» Tue Feb 11, 2020 6:39 am
Some studies have shown that excessive Vit D levels can be linked to AF, some have not. Regardless - the efforts that some people make to try and get their Vit D levels above even the fairly high level that OMS recommends are just being silly - more is not necessarily better. Note that the Coimbra Protocol which uses massive doses of Vit D is done under very strict medical supervision to avoid the complications that can result from excessively high Vit D levels. Inadequate Vit D levels are also identified as a risk factor for CVD.
Go and do some research on the other substances which need to be a part of high Vit D supplementation, especially magnesium and Vit K2. Magnesium is critical in maintaining heart rhythms and many people don't get enough magnesium. Vit D supplementation can also contribute to higher than normal blood calcium levels, and this is where a holistic approach to Vit D supplementation is necessary to ensure that calcium is "sent" to where it's needed and does not remain circulating in the blood stream where it can contribute to an increased risk for CVD. There are some OMSers who brush aside the research in this area and stay wedded to the mantra of "I get all I need from my WFPB diet", but that is a very one-eyed and uninformed perspective - not everybody can be as perfect as they believe they are.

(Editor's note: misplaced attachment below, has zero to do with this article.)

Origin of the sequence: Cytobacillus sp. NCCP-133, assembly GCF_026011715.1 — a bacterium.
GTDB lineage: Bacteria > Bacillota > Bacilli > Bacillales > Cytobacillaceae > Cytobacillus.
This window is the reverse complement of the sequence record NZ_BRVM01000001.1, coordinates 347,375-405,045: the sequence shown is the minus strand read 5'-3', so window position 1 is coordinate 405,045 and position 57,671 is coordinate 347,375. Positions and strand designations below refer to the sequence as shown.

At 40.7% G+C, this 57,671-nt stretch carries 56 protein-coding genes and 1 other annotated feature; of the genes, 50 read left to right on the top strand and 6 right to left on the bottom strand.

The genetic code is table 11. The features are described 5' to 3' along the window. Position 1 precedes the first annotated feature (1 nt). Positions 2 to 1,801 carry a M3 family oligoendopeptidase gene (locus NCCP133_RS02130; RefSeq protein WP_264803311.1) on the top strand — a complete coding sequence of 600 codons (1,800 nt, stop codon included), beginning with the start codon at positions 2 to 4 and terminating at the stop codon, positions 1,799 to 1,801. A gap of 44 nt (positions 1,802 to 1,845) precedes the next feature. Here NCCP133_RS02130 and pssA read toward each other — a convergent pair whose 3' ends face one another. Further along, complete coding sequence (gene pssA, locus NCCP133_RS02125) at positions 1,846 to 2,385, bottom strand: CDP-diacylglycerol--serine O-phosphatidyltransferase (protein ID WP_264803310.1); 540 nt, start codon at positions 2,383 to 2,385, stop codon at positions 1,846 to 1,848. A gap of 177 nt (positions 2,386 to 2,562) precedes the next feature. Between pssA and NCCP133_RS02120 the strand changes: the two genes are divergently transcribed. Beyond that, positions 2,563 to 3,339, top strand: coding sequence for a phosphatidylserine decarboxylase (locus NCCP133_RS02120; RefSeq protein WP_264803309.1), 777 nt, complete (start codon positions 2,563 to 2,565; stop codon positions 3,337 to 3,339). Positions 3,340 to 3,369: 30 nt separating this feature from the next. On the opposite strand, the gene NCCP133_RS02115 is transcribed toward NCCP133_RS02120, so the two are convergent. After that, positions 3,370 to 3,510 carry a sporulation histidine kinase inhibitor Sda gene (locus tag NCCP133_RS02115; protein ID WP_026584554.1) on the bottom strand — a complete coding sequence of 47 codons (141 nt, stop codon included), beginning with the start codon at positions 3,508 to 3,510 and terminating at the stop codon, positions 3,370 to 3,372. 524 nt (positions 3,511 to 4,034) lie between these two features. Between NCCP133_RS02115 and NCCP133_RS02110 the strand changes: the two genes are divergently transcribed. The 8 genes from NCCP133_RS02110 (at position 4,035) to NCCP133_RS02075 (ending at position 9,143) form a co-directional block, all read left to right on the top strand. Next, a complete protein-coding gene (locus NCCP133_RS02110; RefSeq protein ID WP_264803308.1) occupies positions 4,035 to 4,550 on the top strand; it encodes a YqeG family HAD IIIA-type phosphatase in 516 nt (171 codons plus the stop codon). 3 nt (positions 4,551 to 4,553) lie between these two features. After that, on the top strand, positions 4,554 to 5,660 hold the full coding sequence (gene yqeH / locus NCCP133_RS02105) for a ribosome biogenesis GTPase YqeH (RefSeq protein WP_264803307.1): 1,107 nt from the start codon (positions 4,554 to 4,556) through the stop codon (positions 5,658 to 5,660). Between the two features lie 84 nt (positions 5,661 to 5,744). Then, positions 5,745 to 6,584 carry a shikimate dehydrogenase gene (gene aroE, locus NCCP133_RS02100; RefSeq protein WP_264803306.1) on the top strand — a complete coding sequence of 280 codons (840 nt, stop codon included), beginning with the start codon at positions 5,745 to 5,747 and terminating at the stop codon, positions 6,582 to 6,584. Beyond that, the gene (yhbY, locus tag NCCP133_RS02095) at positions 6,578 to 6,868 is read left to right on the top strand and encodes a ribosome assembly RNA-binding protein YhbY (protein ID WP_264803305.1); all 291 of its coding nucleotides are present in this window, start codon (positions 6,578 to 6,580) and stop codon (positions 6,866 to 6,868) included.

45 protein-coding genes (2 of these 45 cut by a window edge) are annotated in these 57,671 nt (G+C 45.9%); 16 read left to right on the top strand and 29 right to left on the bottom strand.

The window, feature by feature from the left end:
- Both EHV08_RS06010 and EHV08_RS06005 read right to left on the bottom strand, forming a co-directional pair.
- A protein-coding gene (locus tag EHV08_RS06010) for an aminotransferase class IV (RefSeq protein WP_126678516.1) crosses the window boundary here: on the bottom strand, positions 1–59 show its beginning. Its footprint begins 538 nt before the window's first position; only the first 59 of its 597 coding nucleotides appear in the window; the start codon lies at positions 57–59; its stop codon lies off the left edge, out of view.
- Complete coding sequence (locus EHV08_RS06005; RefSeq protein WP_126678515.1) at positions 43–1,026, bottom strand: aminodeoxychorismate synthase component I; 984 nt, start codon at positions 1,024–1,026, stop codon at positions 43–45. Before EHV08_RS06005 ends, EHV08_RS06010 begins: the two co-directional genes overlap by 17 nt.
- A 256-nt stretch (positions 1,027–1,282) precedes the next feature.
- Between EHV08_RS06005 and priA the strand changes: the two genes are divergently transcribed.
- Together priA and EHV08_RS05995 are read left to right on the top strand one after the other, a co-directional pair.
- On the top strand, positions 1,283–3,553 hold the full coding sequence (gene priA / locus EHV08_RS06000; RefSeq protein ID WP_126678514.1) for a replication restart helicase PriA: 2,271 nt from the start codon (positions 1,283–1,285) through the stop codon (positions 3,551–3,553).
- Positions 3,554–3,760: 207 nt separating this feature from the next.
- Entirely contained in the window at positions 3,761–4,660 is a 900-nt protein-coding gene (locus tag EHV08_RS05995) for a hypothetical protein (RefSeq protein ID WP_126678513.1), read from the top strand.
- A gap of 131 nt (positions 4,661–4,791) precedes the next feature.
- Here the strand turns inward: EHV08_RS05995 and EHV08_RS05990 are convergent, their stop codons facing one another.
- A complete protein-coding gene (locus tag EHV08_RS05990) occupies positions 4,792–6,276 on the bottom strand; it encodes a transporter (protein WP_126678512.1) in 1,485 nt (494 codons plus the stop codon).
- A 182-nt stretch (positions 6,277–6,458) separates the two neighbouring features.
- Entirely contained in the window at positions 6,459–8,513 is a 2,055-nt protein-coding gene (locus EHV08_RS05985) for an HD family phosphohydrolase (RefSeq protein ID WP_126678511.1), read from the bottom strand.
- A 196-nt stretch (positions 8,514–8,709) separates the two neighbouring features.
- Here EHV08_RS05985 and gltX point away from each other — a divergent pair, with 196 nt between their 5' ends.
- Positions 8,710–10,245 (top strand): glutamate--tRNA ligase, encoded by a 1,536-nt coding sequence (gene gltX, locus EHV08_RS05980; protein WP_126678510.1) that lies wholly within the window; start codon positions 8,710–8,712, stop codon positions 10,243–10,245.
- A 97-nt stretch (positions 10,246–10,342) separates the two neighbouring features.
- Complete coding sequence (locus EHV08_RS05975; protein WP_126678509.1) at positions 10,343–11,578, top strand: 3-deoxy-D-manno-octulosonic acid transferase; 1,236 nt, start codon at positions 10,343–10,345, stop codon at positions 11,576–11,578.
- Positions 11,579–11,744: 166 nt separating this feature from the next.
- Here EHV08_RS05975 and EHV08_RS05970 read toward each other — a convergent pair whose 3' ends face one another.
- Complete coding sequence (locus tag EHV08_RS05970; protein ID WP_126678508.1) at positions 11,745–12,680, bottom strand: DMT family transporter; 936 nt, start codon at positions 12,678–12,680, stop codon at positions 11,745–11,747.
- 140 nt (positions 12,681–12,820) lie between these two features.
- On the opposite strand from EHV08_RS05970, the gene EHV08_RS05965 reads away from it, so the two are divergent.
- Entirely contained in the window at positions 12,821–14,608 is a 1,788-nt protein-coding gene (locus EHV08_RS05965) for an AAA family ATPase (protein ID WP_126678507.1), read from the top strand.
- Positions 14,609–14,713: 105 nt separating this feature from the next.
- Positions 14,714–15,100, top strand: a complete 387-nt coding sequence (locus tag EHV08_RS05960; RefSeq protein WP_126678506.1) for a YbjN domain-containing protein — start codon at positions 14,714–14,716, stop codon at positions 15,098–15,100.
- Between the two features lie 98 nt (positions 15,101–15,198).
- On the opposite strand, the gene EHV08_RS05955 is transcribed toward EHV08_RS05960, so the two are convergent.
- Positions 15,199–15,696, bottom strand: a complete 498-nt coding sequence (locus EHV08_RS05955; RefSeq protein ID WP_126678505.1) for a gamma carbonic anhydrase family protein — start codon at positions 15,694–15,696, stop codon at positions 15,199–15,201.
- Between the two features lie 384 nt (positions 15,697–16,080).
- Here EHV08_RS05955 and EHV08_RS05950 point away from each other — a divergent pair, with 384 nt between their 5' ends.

I looked into all of this quite extensively when I first started supplementing with Vit D after my MS diagnosis but had problems which meant I had to stop the extra Vit D - and I wasn't taking vast quantities of it - only about 2,000 units a day and my blood levels were around 80 nmol/L. When I introduced magnesium and Vit K2 everything settled down and I had no further problems with taking Vit D of up to around 30,000 IU a week, split into daily doses. I now take 450mg Mag Ctirate and 2,000 IU of Vit D daily, plus 3 times a week I take 180mcg of Vit K2, and my Vit D levels are nicely stable with no "side-effects".